It’s hard to believe but once again it’s time to plan a trip out of Malaysia to get a new 90-day visa stamp on our return. Where should we go this time? We’re planning our first US trip in almost five years in two months and that’s going to put a visible dent in our budget so this visa run needs to be cheap. We could untie the docklines and sail 30 miles to Thailand for a week of beach life at anchor but neither of us is keen on that. Flying out of Langkawi is so cheap we prefer to go that route and avoid the added paperwork and hassle of clearing the boat in and out of two countries. We narrow the affordable, desirable options to Singapore and Changrai, Thailand. And then we have the brilliant idea to invite our greatly missed Sydney friends to join us at either destination.
But damn, our Window of Opportunity doesn’t fit their Window of Opportunity and our spirits fall until a further email pops up with an alternative proposal. “Come to Sydney!” they say. “Yes!” we say. The idea of spending a week with good friends in a city we love is the exact thing we need right now, as we suffocate in the tropical humidity of the Malaysian summer, a little lonely for company with the marina nearly empty of inhabitants and those who are still here mostly taking refuge inside in air conditioned comfort, including us. We need to get out.
I’m shocked to realize that Sydney is very far away and booking the journey takes on the complexity of a major campaign. As much as we’ve traveled, neither of us has been on long-haul flights, and while this doesn’t qualify as that, it will be the longest flight either of us has taken before. And as with any trip from tiny Rebak Island, it all starts with a ferry ride to the bigger island of Langkawi where the airport is. Coordinating with the limited ferry schedule is the greatest challenge of any trip from here but I manage to get us to Kuala Lumpur in time for an 8-1/2 hour red-eye to Sydney without too much distress.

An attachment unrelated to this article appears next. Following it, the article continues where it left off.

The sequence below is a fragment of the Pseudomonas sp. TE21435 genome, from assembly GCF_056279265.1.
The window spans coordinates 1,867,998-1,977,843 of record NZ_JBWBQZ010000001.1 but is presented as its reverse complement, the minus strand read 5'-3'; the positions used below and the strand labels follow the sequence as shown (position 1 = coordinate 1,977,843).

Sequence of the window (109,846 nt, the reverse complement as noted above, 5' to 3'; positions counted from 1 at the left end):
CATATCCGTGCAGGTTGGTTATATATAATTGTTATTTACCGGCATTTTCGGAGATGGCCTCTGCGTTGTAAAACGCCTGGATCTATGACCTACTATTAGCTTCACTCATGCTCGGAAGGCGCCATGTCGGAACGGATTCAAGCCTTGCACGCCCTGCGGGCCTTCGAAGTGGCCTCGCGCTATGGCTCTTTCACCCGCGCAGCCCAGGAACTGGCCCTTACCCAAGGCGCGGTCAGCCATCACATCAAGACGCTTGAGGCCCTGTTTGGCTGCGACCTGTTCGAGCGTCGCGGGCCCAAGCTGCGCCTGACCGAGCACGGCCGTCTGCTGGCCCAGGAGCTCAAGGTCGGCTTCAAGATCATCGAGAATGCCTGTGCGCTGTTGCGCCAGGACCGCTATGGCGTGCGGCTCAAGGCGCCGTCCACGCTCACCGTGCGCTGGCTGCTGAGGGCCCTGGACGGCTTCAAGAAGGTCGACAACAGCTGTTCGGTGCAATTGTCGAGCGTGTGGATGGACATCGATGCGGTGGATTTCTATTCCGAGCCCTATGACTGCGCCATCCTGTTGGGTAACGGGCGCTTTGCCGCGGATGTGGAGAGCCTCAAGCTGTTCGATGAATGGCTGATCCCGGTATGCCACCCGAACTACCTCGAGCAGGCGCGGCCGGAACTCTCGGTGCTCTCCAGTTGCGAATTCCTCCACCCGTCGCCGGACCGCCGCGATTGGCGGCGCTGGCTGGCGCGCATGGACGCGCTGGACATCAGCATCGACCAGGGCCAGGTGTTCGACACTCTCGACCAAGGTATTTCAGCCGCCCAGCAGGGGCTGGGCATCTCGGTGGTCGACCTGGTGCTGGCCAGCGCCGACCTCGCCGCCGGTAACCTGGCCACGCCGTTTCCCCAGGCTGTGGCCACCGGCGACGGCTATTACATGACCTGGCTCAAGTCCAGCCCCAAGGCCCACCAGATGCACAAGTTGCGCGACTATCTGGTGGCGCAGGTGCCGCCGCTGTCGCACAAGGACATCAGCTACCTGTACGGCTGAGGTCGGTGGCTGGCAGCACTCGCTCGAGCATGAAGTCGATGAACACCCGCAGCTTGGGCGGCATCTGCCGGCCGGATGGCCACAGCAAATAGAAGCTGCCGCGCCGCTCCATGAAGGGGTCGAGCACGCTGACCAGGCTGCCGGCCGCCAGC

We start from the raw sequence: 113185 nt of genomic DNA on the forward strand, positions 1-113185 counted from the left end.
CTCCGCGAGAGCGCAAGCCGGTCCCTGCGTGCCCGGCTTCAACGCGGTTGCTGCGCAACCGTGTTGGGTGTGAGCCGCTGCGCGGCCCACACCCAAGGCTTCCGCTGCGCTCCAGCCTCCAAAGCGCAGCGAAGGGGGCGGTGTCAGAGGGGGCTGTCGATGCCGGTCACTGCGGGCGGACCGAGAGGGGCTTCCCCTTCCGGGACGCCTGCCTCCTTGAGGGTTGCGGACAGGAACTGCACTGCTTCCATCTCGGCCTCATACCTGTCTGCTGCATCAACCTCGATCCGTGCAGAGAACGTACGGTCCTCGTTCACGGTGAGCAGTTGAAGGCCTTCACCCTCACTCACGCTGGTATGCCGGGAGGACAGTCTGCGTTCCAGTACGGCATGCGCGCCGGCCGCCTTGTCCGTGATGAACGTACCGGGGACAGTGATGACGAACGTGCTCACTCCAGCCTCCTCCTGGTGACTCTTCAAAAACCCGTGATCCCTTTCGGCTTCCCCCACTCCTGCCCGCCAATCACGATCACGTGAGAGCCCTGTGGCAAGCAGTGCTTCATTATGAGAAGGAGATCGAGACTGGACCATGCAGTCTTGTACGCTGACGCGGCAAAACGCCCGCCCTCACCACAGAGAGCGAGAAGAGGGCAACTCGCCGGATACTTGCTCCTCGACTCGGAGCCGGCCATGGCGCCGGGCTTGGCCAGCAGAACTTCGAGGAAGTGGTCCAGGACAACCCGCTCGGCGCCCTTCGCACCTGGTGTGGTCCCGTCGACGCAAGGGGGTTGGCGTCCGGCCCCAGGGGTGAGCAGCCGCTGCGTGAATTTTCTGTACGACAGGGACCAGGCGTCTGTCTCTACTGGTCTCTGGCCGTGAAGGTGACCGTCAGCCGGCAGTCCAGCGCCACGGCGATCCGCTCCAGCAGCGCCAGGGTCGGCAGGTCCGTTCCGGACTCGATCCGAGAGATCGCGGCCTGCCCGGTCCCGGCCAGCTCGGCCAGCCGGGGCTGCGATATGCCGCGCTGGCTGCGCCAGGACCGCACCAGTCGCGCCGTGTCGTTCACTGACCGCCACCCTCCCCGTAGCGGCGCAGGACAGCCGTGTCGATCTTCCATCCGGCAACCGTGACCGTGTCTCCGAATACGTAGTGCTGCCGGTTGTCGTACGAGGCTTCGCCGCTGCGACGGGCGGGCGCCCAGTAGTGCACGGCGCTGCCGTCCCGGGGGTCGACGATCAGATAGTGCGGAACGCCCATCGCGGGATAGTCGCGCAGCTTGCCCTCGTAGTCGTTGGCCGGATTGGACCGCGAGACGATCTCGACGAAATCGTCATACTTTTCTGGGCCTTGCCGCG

Diana insists they pick us up at the airport but we point out the need to clear customs and immigration, find an ATM, get a SIM card for the phone and arm ourselves with Opal cards for Sydney’s excellent public transportation system before we’re ready for pickup so she relents and allows that maybe it’s better if we make our way to their house in our own time. We look forward to the 45-minute downtime buffer between the buzz of the airport and welcome in Rozelle. But first we make our way to the duty free shop where we’ve ordered a two-pack of bubbly to celebrate our cruiser reunion.
We haven’t even presented ourselves at the pickup counter before the clerk looks up and says, “You must be Jack.” We’re both startled and suspicious as we look behind us to make sure he’s addressing us and not some long-lost distant cousin, but yes, he’s looking at Jack. We’re apparently the last of our flight to retrieve an order, as our age-adjusted pace from the plane, through the restroom gauntlet, down long terminal walkways and through the arrival hall means our Moët is the only remaining package.
With errands done and luggage compiled in traveling mode our feet remember the way to the train for the city, and we feel the nostalgic pull of a place we considered home not too long ago. It’s very good to be back.